Two benign tumors of the ciliary body diagnosed as neurogenic tumors by light microscopy were shown by electron microscopy to be composed of smooth muscle cells with unusual morphologic features. The light‐microscopic appearance of a background fibrillary matrix imparting a “neural” appearance was the result of the interweaving of myriad cell processes filled with thin cytoplasmic filaments possessing fusiform densities. The perikaryon of the tumor cells was relatively free of filaments and displayed mitochondria and stacks of rough‐surfaced endoplasmic reticulum suggestive of Nissl substance. The basis for these remarkable “hybrid” tumor cells—combining myogenic and neurogenic characteristics—is believed to reside in the neural crest origin of the smooth muscle of the ciliary body (mesectoderm). The histogenetic implications of mesectodermal tissue and the tumors that it spawns are discussed.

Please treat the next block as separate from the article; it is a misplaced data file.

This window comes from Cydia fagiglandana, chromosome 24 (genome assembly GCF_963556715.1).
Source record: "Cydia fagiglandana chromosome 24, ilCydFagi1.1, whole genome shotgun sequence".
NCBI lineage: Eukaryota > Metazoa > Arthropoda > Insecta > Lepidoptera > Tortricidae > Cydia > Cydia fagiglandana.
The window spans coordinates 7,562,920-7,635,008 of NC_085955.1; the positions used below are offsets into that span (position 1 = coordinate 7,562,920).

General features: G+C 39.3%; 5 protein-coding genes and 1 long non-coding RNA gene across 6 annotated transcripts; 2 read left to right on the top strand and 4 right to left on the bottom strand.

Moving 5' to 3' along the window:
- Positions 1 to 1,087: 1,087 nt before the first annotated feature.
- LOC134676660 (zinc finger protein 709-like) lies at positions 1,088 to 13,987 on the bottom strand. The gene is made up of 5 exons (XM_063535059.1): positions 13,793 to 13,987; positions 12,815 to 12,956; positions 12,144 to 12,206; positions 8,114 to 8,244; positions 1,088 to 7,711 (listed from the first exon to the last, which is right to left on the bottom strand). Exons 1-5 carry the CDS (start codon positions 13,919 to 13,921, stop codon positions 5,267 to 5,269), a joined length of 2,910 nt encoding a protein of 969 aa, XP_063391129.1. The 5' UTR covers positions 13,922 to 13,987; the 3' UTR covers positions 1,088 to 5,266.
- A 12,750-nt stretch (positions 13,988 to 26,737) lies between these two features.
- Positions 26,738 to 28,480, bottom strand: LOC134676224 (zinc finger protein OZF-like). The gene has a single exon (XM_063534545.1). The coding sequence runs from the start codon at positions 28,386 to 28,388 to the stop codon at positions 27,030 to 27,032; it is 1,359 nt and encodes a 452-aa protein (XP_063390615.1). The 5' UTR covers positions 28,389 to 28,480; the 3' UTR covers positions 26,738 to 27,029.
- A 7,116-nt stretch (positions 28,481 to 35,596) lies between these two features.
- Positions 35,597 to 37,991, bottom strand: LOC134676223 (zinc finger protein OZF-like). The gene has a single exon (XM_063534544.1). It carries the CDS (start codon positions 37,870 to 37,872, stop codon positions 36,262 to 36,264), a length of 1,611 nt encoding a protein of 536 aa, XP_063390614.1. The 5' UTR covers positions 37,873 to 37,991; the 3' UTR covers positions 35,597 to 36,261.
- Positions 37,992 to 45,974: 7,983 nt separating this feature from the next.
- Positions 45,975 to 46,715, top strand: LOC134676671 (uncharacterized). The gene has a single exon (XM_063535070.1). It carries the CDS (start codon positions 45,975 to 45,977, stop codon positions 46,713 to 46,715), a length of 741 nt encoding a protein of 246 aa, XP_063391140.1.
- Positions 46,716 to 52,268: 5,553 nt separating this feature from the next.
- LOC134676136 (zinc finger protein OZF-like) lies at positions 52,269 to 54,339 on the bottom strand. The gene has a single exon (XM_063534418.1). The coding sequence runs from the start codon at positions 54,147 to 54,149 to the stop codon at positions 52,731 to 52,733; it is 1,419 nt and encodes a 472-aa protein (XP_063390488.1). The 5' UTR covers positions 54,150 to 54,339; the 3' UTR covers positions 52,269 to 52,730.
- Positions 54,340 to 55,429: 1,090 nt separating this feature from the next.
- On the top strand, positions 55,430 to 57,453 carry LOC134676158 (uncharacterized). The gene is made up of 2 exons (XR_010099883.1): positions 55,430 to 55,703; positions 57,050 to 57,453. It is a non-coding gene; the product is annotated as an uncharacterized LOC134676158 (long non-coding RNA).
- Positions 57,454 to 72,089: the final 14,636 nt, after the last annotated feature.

|Original language||English (US)|
|Number of pages||12|
|State||Published - May 1977|
ASJC Scopus subject areas
- Cancer Research